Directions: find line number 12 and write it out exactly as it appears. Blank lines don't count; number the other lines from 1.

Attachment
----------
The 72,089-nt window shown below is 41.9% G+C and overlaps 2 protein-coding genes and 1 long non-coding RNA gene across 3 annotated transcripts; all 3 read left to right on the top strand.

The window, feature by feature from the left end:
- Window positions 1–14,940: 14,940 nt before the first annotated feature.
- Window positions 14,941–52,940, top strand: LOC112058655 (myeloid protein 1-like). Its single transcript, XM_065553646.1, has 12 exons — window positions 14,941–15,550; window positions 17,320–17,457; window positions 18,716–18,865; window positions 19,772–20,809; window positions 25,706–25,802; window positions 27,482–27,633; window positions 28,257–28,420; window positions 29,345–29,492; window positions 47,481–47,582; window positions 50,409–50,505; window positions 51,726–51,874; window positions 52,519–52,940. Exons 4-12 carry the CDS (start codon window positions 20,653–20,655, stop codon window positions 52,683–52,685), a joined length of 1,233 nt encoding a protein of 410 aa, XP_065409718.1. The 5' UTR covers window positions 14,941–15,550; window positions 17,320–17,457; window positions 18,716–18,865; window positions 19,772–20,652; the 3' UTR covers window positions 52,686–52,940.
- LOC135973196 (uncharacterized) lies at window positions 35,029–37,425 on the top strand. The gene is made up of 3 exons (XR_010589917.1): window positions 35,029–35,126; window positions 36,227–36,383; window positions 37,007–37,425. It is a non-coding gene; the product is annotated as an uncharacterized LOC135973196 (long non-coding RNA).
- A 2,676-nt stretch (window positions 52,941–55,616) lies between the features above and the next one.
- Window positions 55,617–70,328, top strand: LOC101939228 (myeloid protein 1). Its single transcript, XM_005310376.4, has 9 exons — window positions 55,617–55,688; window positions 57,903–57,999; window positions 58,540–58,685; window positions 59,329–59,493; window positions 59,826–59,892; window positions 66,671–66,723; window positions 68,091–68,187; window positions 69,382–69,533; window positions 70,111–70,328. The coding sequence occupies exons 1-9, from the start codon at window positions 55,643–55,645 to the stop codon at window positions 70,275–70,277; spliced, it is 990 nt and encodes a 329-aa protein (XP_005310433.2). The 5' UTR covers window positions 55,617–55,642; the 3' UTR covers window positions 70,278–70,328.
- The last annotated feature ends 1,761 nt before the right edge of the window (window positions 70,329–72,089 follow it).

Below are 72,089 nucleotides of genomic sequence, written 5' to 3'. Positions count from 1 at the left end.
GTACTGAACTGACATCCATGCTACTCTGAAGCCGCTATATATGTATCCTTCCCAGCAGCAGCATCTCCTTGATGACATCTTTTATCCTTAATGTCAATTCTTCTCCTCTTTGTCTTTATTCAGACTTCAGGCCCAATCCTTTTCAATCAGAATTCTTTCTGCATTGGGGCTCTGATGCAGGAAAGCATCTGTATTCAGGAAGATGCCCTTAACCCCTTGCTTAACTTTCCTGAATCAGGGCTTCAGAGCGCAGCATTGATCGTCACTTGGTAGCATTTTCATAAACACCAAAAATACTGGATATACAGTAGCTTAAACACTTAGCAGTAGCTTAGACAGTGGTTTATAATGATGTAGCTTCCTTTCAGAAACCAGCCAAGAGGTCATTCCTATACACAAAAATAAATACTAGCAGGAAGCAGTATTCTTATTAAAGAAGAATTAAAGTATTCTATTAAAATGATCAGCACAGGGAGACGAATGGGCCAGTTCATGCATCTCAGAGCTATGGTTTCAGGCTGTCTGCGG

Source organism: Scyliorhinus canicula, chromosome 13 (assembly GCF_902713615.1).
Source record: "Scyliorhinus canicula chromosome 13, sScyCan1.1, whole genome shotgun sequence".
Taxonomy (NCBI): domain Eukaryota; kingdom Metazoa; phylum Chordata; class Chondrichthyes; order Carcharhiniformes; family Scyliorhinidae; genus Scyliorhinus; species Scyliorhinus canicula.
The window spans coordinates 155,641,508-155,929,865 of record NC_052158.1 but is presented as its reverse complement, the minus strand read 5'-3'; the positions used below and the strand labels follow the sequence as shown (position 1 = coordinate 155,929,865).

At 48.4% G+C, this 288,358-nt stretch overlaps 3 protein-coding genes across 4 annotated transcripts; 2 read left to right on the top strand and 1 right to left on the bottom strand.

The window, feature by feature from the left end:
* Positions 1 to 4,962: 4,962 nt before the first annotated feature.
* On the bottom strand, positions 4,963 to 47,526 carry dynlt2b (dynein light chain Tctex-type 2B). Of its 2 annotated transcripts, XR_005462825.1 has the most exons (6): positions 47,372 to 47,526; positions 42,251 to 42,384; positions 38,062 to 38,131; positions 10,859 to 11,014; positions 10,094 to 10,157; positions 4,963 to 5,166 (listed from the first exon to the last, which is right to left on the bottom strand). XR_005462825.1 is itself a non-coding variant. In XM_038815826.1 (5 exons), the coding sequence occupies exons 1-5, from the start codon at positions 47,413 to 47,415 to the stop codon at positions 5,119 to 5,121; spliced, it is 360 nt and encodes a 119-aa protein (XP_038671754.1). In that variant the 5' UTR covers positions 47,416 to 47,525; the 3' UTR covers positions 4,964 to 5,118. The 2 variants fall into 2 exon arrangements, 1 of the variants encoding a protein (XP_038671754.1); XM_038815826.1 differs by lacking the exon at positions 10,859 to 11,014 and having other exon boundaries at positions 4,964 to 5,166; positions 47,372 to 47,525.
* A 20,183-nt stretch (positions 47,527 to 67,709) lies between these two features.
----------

Source record: "Scyliorhinus canicula chromosome 13, sScyCan1.1, whole genome shotgun sequence".